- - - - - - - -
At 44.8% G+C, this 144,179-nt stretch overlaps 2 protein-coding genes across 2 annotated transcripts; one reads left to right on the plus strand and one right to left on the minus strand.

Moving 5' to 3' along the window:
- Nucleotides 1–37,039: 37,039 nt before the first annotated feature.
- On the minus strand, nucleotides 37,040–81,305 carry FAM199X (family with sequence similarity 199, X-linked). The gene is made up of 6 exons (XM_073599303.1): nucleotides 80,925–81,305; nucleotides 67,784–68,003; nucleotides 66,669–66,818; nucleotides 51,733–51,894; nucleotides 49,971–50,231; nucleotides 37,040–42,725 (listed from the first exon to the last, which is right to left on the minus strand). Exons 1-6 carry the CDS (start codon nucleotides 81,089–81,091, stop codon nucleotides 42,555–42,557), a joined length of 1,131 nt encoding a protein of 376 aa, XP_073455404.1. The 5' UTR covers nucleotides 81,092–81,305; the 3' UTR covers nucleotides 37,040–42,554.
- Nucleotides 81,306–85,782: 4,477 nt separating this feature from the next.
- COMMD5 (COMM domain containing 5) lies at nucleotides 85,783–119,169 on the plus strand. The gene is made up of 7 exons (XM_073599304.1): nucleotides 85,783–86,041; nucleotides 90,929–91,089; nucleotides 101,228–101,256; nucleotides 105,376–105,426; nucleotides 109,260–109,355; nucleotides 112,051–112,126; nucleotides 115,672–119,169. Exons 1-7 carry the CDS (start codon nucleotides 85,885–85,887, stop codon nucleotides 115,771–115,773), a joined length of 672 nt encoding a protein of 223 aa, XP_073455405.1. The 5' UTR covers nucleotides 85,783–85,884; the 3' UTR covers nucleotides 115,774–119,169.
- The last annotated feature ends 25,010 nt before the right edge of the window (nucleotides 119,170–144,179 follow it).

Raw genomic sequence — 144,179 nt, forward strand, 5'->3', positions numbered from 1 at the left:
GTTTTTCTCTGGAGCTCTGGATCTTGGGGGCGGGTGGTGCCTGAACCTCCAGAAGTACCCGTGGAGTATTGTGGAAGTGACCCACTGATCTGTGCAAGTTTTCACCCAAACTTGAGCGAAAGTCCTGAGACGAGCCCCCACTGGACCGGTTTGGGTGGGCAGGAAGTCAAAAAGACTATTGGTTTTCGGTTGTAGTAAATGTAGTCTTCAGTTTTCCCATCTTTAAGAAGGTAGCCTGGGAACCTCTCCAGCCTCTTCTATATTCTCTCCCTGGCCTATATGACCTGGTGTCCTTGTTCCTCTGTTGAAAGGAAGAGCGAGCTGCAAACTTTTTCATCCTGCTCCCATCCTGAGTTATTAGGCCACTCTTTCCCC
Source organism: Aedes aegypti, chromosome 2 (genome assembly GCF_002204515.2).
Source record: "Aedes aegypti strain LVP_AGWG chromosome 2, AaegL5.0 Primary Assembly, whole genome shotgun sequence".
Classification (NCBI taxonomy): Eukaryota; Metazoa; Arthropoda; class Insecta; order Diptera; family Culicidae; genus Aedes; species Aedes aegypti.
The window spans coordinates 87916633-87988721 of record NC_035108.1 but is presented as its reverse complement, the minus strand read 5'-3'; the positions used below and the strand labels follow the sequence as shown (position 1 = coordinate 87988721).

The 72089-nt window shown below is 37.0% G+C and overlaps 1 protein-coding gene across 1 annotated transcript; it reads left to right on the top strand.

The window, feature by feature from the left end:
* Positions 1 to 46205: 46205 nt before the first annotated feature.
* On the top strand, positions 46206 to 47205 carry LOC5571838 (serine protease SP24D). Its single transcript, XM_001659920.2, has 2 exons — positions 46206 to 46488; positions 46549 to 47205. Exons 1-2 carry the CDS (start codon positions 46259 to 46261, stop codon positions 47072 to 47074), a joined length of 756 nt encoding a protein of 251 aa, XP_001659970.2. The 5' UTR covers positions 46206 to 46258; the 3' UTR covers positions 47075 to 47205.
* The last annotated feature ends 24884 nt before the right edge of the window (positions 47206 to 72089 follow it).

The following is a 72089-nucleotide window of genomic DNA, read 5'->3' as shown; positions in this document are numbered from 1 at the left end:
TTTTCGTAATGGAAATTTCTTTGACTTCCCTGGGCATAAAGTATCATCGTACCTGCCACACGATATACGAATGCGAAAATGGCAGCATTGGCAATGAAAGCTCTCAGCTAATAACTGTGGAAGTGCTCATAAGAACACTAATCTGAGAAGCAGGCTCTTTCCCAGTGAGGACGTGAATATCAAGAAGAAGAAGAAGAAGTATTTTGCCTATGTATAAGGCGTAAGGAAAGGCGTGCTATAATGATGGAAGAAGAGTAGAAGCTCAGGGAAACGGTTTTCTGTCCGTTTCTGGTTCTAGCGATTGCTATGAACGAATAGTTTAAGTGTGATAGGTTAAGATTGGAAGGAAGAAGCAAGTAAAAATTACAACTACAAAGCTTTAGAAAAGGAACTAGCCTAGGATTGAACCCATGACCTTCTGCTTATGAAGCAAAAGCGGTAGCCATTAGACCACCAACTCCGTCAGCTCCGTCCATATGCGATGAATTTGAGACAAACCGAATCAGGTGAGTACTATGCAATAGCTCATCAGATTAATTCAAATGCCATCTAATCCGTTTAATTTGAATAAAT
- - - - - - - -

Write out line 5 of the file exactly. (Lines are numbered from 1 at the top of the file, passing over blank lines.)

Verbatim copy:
- Nucleotides 81,306–85,782: 4,477 nt separating this feature from the next.